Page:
US-China Trade Deal Fears and Rising Rates Put Dampener on Global Rally

Guardian Web |

A strong week for global stocks has ended on an uncertain note at a time of fears over delays to resolve the American trade dispute with China and concerns over rising US interest rates.

The FTSE 100 closed down 18 points on Friday, while Wall Street dropped in afternoon trading in New York after the release of strong jobs market data that could push the US Federal Reserve towards raising interest rates next month.

The US added 250,000 jobs in October – in the last jobs report before president Donald Trump faces midterm elections on Tuesday – while wages grew at their fastest rate for close to a decade. A disappointing Christmas sales forecast from Apple also dragged technology stocks lower.

Analysts said the figures suggested further tightening in the labour market that could encourage the Fed to raise interest rates, which could trigger a renewed sell-off in the stock market.

Investors have become increasingly concerned in recent months that an increase in borrowing costs could act as a drag on the world economy.

Markets rallied over the course of the week, recovering some of the losses incurred during October, which was one of the worst months for financial markets in recent years.

Almost $2tn (£1.5tn) was wiped off Wall Street stocks last month, while the FTSE 100 slipped below 7,000 for the first time in six months as it entered correction territory, which is defined as a drop of 10% from its previous peak.

Although markets have not clawed back all of their losses, the FTSE 100 gained more than 150 points over the course of the week. It closed down 0.3% on Friday to end the week at 7,094.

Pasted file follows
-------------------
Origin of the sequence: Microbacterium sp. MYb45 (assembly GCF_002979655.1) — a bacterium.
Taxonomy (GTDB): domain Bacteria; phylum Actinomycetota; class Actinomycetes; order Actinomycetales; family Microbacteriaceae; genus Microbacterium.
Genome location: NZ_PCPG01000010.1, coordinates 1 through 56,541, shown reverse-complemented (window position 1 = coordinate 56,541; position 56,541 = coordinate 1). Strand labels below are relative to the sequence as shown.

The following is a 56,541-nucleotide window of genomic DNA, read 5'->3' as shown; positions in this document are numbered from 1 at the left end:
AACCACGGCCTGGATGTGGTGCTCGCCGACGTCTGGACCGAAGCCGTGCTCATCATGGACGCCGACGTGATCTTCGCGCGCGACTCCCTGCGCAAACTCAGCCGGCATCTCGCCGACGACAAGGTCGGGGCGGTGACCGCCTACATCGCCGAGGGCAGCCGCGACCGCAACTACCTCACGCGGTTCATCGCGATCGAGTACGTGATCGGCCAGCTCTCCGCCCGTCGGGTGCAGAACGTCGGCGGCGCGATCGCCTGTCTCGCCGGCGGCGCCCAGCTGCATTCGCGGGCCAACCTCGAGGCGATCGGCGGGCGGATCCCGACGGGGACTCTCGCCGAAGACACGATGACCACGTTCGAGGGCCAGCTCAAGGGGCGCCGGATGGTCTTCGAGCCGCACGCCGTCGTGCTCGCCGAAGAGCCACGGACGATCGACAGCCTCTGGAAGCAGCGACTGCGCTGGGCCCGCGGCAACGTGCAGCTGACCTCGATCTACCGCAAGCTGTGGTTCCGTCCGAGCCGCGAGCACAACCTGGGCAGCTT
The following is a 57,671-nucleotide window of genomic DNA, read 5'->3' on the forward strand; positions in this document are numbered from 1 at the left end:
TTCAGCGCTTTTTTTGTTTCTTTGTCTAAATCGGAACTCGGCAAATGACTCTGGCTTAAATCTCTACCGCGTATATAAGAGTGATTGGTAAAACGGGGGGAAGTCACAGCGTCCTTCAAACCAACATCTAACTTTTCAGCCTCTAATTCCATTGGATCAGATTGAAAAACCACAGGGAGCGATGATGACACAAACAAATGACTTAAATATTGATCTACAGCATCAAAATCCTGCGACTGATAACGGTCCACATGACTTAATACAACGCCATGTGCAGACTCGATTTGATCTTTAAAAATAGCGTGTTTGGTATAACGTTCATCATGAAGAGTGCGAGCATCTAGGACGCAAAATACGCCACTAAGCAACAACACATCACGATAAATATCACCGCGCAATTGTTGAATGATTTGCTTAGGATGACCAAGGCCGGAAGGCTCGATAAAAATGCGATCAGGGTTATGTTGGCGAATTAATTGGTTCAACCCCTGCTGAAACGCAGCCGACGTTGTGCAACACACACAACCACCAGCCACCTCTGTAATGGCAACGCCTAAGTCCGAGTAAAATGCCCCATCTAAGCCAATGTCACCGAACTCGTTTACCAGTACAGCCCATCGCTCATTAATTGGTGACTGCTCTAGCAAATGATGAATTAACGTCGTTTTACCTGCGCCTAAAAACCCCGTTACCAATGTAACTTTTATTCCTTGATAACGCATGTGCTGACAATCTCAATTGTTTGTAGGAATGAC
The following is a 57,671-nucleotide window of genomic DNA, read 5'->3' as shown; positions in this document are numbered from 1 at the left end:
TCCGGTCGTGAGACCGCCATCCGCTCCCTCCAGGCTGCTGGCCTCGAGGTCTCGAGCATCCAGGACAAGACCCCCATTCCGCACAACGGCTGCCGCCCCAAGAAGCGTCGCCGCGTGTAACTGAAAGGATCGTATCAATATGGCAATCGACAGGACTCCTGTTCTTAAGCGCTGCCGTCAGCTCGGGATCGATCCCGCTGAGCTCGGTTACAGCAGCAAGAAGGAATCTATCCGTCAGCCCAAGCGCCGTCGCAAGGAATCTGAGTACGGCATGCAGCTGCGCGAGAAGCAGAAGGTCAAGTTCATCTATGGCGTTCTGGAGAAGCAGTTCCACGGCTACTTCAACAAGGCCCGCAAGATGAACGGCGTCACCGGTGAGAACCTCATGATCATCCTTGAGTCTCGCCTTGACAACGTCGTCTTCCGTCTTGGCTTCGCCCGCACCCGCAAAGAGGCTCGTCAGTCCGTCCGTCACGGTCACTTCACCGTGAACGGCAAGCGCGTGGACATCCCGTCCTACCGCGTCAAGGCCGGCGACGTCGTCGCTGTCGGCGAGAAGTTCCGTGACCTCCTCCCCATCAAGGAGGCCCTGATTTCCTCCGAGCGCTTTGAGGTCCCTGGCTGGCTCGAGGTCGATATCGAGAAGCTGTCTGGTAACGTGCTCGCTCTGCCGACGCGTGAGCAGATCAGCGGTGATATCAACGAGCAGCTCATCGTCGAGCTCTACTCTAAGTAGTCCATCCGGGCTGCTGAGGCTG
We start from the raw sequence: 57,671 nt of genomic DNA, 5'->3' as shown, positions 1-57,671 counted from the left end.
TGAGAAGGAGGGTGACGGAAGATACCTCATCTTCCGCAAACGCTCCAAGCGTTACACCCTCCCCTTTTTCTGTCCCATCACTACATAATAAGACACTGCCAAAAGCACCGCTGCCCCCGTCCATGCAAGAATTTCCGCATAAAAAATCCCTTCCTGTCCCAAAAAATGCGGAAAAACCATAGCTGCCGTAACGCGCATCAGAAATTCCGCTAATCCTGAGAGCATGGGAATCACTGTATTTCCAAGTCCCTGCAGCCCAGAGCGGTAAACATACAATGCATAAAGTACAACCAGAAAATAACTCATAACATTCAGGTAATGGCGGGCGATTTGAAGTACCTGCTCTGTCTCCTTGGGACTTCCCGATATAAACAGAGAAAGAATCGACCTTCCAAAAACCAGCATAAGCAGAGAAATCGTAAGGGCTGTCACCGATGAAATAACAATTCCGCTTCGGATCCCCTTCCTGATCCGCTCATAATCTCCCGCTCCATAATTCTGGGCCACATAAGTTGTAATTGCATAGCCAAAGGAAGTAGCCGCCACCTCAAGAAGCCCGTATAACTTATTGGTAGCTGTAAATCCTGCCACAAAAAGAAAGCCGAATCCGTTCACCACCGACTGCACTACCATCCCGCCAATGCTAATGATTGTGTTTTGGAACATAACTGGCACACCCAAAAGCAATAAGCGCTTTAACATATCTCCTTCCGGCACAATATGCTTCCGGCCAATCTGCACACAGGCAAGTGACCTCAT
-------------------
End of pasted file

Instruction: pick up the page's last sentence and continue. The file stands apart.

The Dow Jones industrial average was down more than 200 points – just under 1% – on Friday afternoon after having rallied by more than 700 points since the start of the week.

There was apparently positive news for global markets as Trump tweeted that he had held a “good conversation” with the Chinese president, Xi Jinping, while he also signalled that both countries were making progress towards settling their trade dispute.

However, observers sounded a note of caution that the timing of Trump’s comment could be intended to boost Wall Street before the midterm elections.

Craig Erlam, senior market analyst at the currency trading firm Oanda, said: “Trump has been a cheerleader of the markets since his election victory and the timing of the sell-off will have really frustrated him.”

Analysts are also sceptical that the dispute can be easily resolved, while saying it stands to drag down the volume of world trade and trigger a slowdown in the global economy.

Economists at Swiss bank UBS said: “[The] US-China tensions run deep and will require more than a cheerful phone call to resolve.”

Gregory Daco, chief US economist at the consultancy firm Oxford Economics, said the American economy faced a “triple policy threat from fading fiscal stimulus, tightening monetary policy and increasing protectionism [that] will bring US GDP growth from a resilient 3% in 2018 below 2% in 2020”.

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